Graviola (Annona muricata) is a small deciduous tropical evergreen fruit tree, belonging to the Annonaceae family, and is widely grown and distributed in tropical and subtropical regions around the world. The aerial parts of graviola have several functions: the fruits have been widely used as food confectionaries, while several preparations, especially decoctions of the bark, fruits, leaves, pericarp, seeds, and roots, have been extensively used in traditional medicine to treat multiple ailments including cancers by local communities in tropical Africa and South America. The reported therapeutic benefits of graviola against various human tumors and disease agents in in vitro culture and preclinical animal model systems are typically tested for their ability to specifically target the disease, while exerting little or no effect on normal cell viability. Over 212 phytochemical ingredients have been reported in graviola extracts prepared from different plant parts. The specific bioactive constituents responsible for the major anticancer, antioxidant, anti-inflammatory, antimicrobial, and other health benefits of graviola include different classes of annonaceous acetogenins (metabolites and products of the polyketide pathway), alkaloids, flavonoids, sterols, and others. This review summarizes the current understanding of the anticancer effects of A. muricata and its constituents on diverse cancer types and disease states, as well as efficacy and safety concerns. It also includes discussion of our current understanding of possible mechanisms of action, with the hope of further stimulating the development of improved and affordable therapies for a variety of ailments.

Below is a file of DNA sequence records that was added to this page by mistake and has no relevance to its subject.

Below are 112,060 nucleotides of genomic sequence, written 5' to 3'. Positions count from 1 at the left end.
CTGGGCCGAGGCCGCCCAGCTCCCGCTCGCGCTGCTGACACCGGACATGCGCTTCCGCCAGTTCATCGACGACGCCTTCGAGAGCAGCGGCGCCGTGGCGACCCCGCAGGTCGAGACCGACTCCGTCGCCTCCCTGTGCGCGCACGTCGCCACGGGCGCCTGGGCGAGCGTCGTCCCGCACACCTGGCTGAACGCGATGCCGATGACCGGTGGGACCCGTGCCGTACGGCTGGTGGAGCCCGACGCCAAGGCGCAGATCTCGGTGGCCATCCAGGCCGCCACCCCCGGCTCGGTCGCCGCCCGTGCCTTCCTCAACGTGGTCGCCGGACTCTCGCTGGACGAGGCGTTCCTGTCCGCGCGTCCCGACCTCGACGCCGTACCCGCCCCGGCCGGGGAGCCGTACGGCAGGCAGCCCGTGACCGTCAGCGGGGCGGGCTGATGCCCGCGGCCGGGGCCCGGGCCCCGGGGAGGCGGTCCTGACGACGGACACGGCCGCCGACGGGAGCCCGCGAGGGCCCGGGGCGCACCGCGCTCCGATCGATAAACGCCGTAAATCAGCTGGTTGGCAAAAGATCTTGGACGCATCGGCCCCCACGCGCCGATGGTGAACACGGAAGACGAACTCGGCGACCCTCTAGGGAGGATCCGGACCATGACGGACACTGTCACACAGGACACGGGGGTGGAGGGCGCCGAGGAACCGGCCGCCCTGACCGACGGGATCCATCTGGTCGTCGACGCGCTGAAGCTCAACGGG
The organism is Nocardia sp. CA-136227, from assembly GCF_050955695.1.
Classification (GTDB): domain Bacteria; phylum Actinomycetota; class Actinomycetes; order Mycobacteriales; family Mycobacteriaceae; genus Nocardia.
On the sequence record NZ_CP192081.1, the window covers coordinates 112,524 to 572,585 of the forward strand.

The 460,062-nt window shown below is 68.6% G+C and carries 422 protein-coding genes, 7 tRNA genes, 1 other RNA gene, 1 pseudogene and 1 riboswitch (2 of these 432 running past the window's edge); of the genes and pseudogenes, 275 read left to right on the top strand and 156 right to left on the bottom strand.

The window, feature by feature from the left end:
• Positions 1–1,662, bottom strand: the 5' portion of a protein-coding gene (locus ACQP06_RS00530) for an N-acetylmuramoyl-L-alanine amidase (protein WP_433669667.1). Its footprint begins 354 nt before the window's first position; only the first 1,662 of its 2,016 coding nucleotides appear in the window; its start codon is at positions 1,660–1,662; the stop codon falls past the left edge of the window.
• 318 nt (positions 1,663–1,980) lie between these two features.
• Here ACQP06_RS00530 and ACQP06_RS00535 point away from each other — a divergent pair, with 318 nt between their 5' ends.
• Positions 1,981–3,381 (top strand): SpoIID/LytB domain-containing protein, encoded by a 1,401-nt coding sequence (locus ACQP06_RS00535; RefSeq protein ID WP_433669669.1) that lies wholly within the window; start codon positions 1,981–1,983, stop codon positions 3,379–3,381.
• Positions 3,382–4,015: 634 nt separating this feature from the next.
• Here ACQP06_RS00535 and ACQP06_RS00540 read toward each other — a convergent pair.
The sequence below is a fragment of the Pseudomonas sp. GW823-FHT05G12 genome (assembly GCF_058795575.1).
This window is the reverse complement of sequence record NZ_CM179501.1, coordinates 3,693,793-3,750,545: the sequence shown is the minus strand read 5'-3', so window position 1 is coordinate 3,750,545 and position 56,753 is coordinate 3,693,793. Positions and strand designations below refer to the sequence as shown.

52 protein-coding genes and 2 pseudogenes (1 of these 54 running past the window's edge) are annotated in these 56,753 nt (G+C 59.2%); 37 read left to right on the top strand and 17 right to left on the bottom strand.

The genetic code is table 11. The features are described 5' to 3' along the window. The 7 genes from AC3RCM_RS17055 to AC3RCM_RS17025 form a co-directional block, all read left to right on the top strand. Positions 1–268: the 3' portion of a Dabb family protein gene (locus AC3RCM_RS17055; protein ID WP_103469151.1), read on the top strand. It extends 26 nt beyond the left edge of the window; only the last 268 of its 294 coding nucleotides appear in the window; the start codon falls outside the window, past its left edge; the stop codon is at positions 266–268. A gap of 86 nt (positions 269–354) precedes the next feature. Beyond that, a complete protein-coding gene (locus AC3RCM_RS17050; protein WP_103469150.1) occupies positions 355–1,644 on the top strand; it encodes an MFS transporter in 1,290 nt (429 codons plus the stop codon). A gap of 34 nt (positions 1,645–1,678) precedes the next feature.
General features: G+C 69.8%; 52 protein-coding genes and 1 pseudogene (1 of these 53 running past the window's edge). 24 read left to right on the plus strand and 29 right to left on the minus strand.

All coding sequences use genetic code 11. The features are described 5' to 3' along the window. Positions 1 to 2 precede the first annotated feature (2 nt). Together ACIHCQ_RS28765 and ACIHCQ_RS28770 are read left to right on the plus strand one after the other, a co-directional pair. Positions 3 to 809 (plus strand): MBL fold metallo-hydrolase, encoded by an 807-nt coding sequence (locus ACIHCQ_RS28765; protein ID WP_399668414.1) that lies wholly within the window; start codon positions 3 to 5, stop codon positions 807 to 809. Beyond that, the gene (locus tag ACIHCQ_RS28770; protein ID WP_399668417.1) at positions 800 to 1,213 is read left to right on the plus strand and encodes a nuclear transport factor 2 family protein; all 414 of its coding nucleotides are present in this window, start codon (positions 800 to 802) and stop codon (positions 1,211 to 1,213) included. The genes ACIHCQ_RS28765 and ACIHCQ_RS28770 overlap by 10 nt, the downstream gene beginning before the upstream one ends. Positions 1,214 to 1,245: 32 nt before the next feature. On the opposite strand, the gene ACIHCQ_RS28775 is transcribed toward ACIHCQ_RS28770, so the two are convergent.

ASJC Scopus subject areas
- Cell Biology